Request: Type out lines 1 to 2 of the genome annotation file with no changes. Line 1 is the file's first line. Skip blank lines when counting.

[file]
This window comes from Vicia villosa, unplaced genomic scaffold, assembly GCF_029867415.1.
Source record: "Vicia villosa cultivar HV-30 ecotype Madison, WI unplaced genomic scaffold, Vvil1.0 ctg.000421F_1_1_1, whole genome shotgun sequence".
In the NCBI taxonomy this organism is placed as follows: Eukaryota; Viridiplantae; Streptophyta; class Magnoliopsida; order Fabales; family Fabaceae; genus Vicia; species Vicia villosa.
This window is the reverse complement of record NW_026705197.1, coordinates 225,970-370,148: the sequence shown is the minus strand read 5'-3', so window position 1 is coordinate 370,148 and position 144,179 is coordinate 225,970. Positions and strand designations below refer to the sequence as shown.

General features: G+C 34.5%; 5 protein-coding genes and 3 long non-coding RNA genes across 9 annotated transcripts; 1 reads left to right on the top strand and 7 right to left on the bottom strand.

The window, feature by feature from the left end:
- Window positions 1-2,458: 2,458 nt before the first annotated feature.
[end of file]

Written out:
This window comes from Vicia villosa, unplaced genomic scaffold, assembly GCF_029867415.1.
Source record: "Vicia villosa cultivar HV-30 ecotype Madison, WI unplaced genomic scaffold, Vvil1.0 ctg.000421F_1_1_1, whole genome shotgun sequence".